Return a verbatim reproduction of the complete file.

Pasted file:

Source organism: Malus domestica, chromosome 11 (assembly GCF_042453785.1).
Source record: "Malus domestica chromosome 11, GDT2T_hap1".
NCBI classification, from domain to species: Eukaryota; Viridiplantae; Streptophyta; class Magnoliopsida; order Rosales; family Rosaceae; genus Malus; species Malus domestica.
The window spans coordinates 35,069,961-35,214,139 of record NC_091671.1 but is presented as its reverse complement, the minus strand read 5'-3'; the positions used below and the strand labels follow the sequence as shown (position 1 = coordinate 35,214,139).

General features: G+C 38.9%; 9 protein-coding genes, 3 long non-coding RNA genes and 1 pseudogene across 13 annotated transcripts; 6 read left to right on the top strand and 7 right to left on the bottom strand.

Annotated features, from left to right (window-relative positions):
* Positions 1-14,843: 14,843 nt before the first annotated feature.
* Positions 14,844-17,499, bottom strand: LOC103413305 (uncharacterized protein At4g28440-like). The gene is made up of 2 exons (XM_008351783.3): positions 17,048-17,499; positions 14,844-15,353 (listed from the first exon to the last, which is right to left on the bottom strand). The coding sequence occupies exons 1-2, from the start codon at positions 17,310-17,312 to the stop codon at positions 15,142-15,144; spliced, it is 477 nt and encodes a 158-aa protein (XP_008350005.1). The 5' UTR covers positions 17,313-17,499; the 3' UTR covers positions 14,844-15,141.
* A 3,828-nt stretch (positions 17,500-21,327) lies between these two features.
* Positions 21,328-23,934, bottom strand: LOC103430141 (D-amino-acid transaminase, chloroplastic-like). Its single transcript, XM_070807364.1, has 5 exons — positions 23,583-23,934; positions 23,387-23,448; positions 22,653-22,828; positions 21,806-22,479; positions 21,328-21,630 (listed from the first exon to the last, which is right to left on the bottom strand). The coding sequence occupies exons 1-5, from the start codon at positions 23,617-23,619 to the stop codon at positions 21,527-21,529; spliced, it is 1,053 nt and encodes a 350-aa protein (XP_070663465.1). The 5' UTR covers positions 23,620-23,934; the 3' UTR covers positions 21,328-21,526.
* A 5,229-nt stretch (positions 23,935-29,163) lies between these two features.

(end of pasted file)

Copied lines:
Source organism: Malus domestica, chromosome 11 (assembly GCF_042453785.1).
Source record: "Malus domestica chromosome 11, GDT2T_hap1".
NCBI classification, from domain to species: Eukaryota; Viridiplantae; Streptophyta; class Magnoliopsida; order Rosales; family Rosaceae; genus Malus; species Malus domestica.
The window spans coordinates 35,069,961-35,214,139 of record NC_091671.1 but is presented as its reverse complement, the minus strand read 5'-3'; the positions used below and the strand labels follow the sequence as shown (position 1 = coordinate 35,214,139).

General features: G+C 38.9%; 9 protein-coding genes, 3 long non-coding RNA genes and 1 pseudogene across 13 annotated transcripts; 6 read left to right on the top strand and 7 right to left on the bottom strand.

Annotated features, from left to right (window-relative positions):
* Positions 1-14,843: 14,843 nt before the first annotated feature.
* Positions 14,844-17,499, bottom strand: LOC103413305 (uncharacterized protein At4g28440-like). The gene is made up of 2 exons (XM_008351783.3): positions 17,048-17,499; positions 14,844-15,353 (listed from the first exon to the last, which is right to left on the bottom strand). The coding sequence occupies exons 1-2, from the start codon at positions 17,310-17,312 to the stop codon at positions 15,142-15,144; spliced, it is 477 nt and encodes a 158-aa protein (XP_008350005.1). The 5' UTR covers positions 17,313-17,499; the 3' UTR covers positions 14,844-15,141.
* A 3,828-nt stretch (positions 17,500-21,327) lies between these two features.
* Positions 21,328-23,934, bottom strand: LOC103430141 (D-amino-acid transaminase, chloroplastic-like). Its single transcript, XM_070807364.1, has 5 exons — positions 23,583-23,934; positions 23,387-23,448; positions 22,653-22,828; positions 21,806-22,479; positions 21,328-21,630 (listed from the first exon to the last, which is right to left on the bottom strand). The coding sequence occupies exons 1-5, from the start codon at positions 23,617-23,619 to the stop codon at positions 21,527-21,529; spliced, it is 1,053 nt and encodes a 350-aa protein (XP_070663465.1). The 5' UTR covers positions 23,620-23,934; the 3' UTR covers positions 21,328-21,526.
* A 5,229-nt stretch (positions 23,935-29,163) lies between these two features.